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NPJ Genom Med. 2018 Jul 9;3:16. doi: 10.1038/s41525-018-0053-8. eCollection 2018.

Meta-analysis of the diagnostic and clinical utility of genome and exome sequencing and chromosomal microarray in children with suspected genetic diseases.

Author information

1
Rady Children's Institute for Genomic Medicine, San Diego, CA USA.
2
2Murdoch Children's Research Institute, Melbourne, Australia.
3
3Department of Pediatrics, University of California San Diego, San Diego, CA USA.
4
4Department of Paediatrics, University of Melbourne, Melbourne, Australia.

Abstract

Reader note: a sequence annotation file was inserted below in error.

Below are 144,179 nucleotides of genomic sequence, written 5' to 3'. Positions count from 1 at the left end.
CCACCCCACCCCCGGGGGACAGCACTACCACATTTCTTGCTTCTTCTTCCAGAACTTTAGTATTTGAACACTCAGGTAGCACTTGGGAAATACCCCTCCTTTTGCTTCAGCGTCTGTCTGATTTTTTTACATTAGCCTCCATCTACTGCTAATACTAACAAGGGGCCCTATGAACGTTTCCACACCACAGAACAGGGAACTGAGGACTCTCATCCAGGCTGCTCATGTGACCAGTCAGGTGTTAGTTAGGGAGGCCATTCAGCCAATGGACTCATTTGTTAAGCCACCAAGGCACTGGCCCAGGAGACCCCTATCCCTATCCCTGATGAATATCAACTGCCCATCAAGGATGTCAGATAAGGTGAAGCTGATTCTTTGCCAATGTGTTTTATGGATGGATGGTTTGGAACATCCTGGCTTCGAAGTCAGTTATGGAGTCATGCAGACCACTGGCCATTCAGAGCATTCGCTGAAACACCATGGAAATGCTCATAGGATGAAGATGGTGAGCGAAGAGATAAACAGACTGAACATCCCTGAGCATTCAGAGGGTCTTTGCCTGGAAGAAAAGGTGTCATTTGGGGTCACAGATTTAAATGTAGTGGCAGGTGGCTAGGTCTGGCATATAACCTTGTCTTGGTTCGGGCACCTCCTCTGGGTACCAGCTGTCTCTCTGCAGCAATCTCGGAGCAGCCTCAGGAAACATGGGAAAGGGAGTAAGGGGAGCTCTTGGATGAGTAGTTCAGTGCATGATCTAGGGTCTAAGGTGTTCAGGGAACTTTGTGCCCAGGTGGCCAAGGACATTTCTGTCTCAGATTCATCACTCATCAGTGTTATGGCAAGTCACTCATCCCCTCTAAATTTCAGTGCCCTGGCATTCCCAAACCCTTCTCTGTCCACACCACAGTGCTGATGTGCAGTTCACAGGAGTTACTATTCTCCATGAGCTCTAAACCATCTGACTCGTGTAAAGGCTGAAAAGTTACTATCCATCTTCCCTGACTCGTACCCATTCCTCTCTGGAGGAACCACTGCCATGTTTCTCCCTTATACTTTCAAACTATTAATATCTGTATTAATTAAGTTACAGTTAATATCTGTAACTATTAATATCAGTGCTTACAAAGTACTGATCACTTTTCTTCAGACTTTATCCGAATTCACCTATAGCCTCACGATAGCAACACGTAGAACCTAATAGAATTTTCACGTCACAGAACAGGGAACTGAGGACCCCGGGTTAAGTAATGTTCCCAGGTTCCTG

Genetic diseases are leading causes of childhood mortality. Whole-genome sequencing (WGS) and whole-exome sequencing (WES) are relatively new methods for diagnosing genetic diseases, whereas chromosomal microarray (CMA) is well established. Here we compared the diagnostic utility (rate of causative, pathogenic, or likely pathogenic genotypes in known disease genes) and clinical utility (proportion in whom medical or surgical management was changed by diagnosis) of WGS, WES, and CMA in children with suspected genetic diseases by systematic review of the literature (January 2011-August 2017) and meta-analysis, following MOOSE/PRISMA guidelines. In 37 studies, comprising 20,068 children, diagnostic utility of WGS (0.41, 95% CI 0.34-0.48, I2 = 44%) and WES (0.36, 95% CI 0.33-0.40, I2 = 83%) were qualitatively greater than CMA (0.10, 95% CI 0.08-0.12, I2 = 81%). Among studies published in 2017, the diagnostic utility of WGS was significantly greater than CMA (P < 0.0001, I2 = 13% and I2 = 40%, respectively). Among studies featuring within-cohort comparisons, the diagnostic utility of WES was significantly greater than CMA (P < 0.001, I2 = 36%). The diagnostic utility of WGS and WES were not significantly different. In studies featuring within-cohort comparisons of WGS/WES, the likelihood of diagnosis was significantly greater for trios than singletons (odds ratio 2.04, 95% CI 1.62-2.56, I2 = 12%; P < 0.0001). Diagnostic utility of WGS/WES with hospital-based interpretation (0.42, 95% CI 0.38-0.45, I2 = 48%) was qualitatively higher than that of reference laboratories (0.29, 95% CI 0.27-0.31, I2 = 49%); this difference was significant among studies published in 2017 (P < .0001, I2 = 22% and I2 = 26%, respectively). The clinical utility of WGS (0.27, 95% CI 0.17-0.40, I2 = 54%) and WES (0.17, 95% CI 0.12-0.24, I2 = 76%) were higher than CMA (0.06, 95% CI 0.05-0.07, I2 = 42%); this difference was significant for WGS vs CMA (P < 0.0001). In conclusion, in children with suspected genetic diseases, the diagnostic and clinical utility of WGS/WES were greater than CMA. Subgroups with higher WGS/WES diagnostic utility were trios and those receiving hospital-based interpretation. WGS/WES should be considered a first-line genomic test for children with suspected genetic diseases.

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